C: And this will all be available on iTunes, correct?

S: Yes, I’m partnering with Joypad Records, who are a fantastic group of dudes from San Fancisco who are big game nerds and also copyright experts. They’re the ones who are allowing me to distribute my album, but also to not get in trouble with The Pokémon Company, paying royalties to them, instead of doing it for free and then getting sent a nasty letter.

C: I remember at on time you were considering a physical release, as well? What became of that?

S: It will be on iTunes and Amazon MP3 for sure. There may be other platforms, but I still need to talk to Joypad about that.

C: I know you’ve said Kanto Symphony is it in terms of big projects, at least for a long time. Can we hope for single releases every now and then, or will you be shifting your focus entirely to your education and work life once Kanto Symphony is over?

S: I would like to be able to produce singles. I can’t really hold myself to it though, because as I’ve just started education in composition, and music theory, and ear training, I’ve realized how difficult it is to be a disciplined, formally taught musician. I’d gone my entire life without taking piano lessons. I’d taken choir in high school, and I’m pretty much self-taught in everything, and I realized how much discipline I lacked when I got to school, so I want to shift my focus to school, but that’s not to say I won’t make time for video game music, because it’s really hard for me to tear myself away. I just love video game music so much, especially form Pokémon and EarthBound and Mother… So you might actually be seeing more EarthBound stuff in the future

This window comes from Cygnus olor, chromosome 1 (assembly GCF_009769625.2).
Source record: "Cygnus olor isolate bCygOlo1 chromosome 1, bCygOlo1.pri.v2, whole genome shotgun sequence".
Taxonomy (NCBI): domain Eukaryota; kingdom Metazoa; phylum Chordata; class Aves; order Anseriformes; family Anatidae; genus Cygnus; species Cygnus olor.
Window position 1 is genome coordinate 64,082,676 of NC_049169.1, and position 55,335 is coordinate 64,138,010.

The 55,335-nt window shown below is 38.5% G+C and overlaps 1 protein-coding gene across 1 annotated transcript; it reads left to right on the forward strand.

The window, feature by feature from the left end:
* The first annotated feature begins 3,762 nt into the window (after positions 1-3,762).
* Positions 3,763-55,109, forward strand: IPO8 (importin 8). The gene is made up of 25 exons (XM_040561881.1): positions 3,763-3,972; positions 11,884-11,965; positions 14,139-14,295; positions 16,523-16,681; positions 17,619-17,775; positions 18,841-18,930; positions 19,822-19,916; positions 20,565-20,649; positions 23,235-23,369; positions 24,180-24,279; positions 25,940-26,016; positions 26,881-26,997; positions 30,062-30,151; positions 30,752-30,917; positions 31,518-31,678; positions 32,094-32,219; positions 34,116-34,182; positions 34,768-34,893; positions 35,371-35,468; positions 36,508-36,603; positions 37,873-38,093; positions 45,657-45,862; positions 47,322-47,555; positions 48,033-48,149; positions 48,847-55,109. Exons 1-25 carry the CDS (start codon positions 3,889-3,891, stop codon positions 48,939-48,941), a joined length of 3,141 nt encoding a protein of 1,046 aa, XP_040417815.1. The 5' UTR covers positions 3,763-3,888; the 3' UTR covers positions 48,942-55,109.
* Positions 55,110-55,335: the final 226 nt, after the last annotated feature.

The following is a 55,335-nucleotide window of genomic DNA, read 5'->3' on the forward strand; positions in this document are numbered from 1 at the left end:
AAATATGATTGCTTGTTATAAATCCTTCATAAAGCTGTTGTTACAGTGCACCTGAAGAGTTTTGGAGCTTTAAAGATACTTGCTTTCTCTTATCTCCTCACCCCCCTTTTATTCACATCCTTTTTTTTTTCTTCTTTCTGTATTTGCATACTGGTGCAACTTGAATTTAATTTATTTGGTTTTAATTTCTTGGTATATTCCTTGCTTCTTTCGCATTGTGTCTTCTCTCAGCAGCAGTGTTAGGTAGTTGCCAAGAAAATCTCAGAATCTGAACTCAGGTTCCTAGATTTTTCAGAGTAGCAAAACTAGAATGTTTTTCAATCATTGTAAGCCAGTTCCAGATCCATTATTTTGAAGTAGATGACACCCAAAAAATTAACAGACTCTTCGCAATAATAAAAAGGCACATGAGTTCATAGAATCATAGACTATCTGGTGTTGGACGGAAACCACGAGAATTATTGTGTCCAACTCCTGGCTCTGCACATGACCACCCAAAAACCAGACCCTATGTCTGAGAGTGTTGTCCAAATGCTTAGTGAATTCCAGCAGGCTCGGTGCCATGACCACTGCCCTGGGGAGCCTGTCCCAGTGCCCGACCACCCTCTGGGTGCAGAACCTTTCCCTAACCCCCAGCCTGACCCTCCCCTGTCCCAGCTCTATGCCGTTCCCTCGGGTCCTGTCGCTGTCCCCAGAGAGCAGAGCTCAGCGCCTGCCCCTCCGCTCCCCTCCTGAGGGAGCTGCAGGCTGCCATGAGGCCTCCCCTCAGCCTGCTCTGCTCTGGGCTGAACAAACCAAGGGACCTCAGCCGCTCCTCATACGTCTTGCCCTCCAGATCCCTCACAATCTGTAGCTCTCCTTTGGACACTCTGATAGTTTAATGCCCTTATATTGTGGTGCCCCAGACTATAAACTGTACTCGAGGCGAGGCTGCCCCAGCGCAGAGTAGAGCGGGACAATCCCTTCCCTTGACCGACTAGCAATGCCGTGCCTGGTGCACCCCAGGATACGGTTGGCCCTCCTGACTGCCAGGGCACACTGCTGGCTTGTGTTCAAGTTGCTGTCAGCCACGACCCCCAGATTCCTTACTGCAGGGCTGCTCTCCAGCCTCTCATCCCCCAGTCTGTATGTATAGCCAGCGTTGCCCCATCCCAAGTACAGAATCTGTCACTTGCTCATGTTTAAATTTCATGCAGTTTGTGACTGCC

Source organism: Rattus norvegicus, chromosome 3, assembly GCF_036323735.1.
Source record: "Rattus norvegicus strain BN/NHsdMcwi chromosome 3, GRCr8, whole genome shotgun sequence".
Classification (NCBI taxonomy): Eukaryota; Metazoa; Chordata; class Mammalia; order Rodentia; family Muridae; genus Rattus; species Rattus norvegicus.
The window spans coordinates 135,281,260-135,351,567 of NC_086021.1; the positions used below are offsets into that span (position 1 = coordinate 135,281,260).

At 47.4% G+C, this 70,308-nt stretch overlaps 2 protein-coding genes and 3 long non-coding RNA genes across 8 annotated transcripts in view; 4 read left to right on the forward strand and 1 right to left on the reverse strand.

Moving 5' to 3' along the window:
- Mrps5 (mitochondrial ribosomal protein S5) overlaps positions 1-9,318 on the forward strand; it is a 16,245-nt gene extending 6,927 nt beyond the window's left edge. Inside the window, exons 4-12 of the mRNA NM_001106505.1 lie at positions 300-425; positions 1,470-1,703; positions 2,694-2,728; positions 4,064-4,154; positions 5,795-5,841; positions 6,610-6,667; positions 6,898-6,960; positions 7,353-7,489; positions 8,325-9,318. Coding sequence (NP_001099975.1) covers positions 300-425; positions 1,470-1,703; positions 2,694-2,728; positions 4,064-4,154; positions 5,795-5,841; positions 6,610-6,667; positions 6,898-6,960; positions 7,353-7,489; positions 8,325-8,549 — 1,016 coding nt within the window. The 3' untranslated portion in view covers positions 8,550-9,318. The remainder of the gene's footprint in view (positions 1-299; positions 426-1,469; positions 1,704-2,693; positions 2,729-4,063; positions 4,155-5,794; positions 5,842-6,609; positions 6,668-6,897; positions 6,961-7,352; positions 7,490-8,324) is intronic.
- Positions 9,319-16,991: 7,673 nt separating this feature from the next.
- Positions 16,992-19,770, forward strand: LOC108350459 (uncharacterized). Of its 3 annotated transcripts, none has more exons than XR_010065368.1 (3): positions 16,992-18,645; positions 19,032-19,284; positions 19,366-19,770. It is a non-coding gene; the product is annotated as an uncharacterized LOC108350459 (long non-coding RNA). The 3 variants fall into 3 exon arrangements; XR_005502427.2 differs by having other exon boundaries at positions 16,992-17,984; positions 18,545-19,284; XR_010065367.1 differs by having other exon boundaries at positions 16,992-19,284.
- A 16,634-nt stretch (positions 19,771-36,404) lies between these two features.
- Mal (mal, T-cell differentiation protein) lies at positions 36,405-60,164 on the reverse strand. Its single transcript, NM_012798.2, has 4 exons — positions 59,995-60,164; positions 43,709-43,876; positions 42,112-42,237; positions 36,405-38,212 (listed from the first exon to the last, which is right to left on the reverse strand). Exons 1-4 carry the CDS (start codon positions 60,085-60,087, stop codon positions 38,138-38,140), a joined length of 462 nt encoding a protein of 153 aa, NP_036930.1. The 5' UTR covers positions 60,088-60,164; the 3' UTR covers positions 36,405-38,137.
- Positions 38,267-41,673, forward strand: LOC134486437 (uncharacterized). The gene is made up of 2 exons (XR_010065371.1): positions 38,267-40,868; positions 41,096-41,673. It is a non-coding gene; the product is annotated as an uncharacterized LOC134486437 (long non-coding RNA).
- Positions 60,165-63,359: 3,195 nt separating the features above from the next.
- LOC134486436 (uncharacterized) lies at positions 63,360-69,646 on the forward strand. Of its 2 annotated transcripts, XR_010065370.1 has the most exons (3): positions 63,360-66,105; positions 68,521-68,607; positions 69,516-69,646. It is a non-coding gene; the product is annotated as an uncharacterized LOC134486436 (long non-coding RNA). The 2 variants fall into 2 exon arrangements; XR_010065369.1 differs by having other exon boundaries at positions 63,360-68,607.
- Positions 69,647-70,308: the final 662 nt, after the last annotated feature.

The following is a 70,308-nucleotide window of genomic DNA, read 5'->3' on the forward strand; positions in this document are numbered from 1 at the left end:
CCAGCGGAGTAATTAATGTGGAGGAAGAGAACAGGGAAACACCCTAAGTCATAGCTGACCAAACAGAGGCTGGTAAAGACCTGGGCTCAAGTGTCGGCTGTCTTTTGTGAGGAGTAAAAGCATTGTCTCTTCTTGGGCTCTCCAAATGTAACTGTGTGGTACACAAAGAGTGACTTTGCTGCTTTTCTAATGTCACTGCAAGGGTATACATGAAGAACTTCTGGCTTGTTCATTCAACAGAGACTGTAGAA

C: Winding down here, there’s a lot to learn about arrangement, but if you could choose one piece of advice to give aspiring orchestrators, what would you say?

S: *laughs* Just one?

C: It can be a long one *chuckles*

S: I think it’s very important, if you’re serious about becoming a composer, and orchestrator, and/or an arranger, that you find the best music education possible and that you stay motivated. That could either mean enrolling in an arts school, or music school, or conservatory where they teach you that sort of thing, or it could be self-taught using books and videos (the internet is great for music instruction). However, with the latter option, you definitely have to hold yourself accountable for assignments and learning. And a lot of people lack that, like me! *laughs* So I’m going to music school instead. But the one thing you need to do is stay motivated. Listen to all of the music you love, listen to all of the music you’ve never been exposed to. Get people to send you mix CDs or MP3s of styles that you’re interested in. Expand your musical horizons and always be open to learn and work hard.

C: Are there any last words you have before we wrap up?

S: Gotta catch ‘em all!

So there you have it! What do you think? Are you excited for Kanto Symphony’s release next month? If you’re itching for more, you can check out the audio interview linked near the beginning of the post. And be sure to check out our special preview right below. It’s nothing short of fantastic, but why trust me when you can hear it for yourself?